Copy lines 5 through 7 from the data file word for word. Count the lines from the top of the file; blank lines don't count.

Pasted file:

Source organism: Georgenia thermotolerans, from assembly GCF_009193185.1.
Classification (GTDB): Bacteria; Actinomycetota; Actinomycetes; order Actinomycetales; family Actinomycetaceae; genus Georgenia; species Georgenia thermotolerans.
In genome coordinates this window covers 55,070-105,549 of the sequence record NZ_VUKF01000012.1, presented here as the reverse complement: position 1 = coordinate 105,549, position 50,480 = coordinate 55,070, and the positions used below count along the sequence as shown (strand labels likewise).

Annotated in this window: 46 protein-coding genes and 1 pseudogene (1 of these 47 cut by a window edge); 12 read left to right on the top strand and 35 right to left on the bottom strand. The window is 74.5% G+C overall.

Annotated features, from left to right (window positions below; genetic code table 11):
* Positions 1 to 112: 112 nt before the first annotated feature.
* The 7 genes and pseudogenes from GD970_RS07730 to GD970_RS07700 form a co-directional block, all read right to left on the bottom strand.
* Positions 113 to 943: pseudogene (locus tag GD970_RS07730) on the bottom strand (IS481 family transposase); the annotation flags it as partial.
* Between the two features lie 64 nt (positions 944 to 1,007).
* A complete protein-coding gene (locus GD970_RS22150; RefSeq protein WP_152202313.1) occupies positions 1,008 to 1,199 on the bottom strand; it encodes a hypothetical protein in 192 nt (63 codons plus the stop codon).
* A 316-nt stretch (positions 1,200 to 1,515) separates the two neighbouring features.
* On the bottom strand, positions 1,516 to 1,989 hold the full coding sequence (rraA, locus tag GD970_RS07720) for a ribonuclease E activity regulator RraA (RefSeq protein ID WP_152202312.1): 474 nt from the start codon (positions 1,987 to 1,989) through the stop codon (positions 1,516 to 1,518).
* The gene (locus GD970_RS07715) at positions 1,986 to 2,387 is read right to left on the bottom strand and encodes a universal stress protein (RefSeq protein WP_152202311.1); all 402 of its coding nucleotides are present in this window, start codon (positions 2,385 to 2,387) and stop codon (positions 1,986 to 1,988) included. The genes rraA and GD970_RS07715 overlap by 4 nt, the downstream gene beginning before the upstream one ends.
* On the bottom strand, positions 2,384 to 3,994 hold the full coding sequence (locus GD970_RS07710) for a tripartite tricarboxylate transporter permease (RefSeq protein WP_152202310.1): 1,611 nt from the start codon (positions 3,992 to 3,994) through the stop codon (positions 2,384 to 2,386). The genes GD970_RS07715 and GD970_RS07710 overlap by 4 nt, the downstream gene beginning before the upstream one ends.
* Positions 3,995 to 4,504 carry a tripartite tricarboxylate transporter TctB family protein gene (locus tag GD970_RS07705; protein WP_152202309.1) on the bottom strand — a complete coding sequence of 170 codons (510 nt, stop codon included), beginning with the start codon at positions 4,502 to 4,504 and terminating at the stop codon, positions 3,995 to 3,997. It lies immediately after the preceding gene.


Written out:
Annotated features, from left to right (window positions below; genetic code table 11):
* Positions 1 to 112: 112 nt before the first annotated feature.
* The 7 genes and pseudogenes from GD970_RS07730 to GD970_RS07700 form a co-directional block, all read right to left on the bottom strand.